Do They Stay or Do They Go? The Switching Decisions of Individuals Who Enter Gender Atypical College Majors

Do They Stay or Do They Go? The Switching Decisions of Individuals Who Enter Gender Atypical... Drawing on prior theoretical and empirical research on gender segregation within educational fields as well as occupations, we examine the pathways of college students who at least initially embark on a gender-atypical path. Specifically, we explore whether women who enter fields that are male-dominated are more likely to switch fields than their female peers who have chosen other fields, as well as whether men who enter female-dominated majors are more likely to subsequently switch fields than their male peers who have chosen a more normative field. We utilize a sample of 3702 students from a nationally representative dataset on U.S. undergraduates, the Beginning Postsecondary Students Longitudinal Study (BPS 2004/09). Logistic regression models examine the likelihood that students switch majors, controlling for students’ social and academic background. Results reveal different patterns for men and women. Men who enter a female-dominated major are significantly more likely to switch majors than their male peers in other majors. By contrast, women in male-dominated fields are not more likely to switch fields compared to their female peers in other fields. The results are robust to supplementary analyses that include alternative specifications of the independent and dependent variables. The implications of our findings for the maintenance of gendered occupational segregation are discussed. http://www.deepdyve.com/assets/images/DeepDyve-Logo-lg.png Sex Roles Springer Journals

Do They Stay or Do They Go? The Switching Decisions of Individuals Who Enter Gender Atypical College Majors

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Publisher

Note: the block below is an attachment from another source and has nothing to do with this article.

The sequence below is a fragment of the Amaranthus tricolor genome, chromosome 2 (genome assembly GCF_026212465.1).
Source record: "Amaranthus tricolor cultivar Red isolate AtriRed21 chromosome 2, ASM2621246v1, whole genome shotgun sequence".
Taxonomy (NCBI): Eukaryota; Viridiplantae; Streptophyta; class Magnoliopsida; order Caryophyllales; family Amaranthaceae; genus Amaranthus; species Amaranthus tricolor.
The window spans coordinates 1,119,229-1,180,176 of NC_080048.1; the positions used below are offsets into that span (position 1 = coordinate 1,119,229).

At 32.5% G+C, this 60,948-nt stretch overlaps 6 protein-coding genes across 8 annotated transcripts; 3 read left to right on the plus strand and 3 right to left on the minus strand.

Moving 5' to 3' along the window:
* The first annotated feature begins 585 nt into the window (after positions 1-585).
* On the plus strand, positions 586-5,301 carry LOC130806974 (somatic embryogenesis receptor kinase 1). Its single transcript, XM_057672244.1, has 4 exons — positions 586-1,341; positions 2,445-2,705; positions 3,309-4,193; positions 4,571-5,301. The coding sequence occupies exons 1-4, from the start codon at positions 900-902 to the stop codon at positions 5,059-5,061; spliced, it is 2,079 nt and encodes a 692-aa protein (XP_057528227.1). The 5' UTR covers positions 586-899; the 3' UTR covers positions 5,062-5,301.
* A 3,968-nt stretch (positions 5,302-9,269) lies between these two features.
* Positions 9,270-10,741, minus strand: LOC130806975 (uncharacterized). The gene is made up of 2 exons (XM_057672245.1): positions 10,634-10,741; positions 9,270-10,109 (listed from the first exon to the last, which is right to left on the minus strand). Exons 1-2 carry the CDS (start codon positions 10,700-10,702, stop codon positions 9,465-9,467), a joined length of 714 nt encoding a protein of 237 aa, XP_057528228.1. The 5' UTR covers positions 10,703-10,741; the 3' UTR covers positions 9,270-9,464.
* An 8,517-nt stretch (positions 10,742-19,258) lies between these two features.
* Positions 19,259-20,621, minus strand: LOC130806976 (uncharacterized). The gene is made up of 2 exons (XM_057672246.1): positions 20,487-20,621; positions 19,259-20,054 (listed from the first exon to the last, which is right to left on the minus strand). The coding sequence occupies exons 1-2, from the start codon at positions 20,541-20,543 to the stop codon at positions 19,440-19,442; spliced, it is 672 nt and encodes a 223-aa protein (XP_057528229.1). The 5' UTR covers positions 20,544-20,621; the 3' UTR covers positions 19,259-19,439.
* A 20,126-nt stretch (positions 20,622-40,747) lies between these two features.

Springer US
Copyright
Copyright © 2016 by Springer Science+Business Media New York
Subject
Psychology; Gender Studies; Sociology, general; Medicine/Public Health, general
ISSN
0360-0025
eISSN
1573-2762
D.O.I.
10.1007/s11199-016-0583-4
Publisher site
See Article on Publisher Site

Abstract

Drawing on prior theoretical and empirical research on gender segregation within educational fields as well as occupations, we examine the pathways of college students who at least initially embark on a gender-atypical path. Specifically, we explore whether women who enter fields that are male-dominated are more likely to switch fields than their female peers who have chosen other fields, as well as whether men who enter female-dominated majors are more likely to subsequently switch fields than their male peers who have chosen a more normative field. We utilize a sample of 3702 students from a nationally representative dataset on U.S. undergraduates, the Beginning Postsecondary Students Longitudinal Study (BPS 2004/09). Logistic regression models examine the likelihood that students switch majors, controlling for students’ social and academic background. Results reveal different patterns for men and women. Men who enter a female-dominated major are significantly more likely to switch majors than their male peers in other majors. By contrast, women in male-dominated fields are not more likely to switch fields compared to their female peers in other fields. The results are robust to supplementary analyses that include alternative specifications of the independent and dependent variables. The implications of our findings for the maintenance of gendered occupational segregation are discussed.

Journal

Sex RolesSpringer Journals

Published: Jan 30, 2016

References

  • Going against the flow: A longitudinal study of the effects of cognitive skills and gender beliefs on occupational aspirations and outcomes
    Baird, CL
  • Gender role violations and identity misclassification: The roles of audience and actor variables
    Bosson, JK; Taylor, JN; Prewitt-Freilino, JL
  • Understanding the paradox in math-related fields: Why do some gender gaps remain while others do not?
    Cheryan, S
  • Will they stay or will they go? Sex-atypical work among token men who teach
    Cognard-Black, AJ
  • Gender ideology: Components, predictors, and consequences
    Davis, SN; Greenstein, TN
  • New routes to recruiting and retaining women in STEM: Policy implications of a communal goal congruity perspective
    Diekman, AB; Weisgram, ES; Belanger, AL

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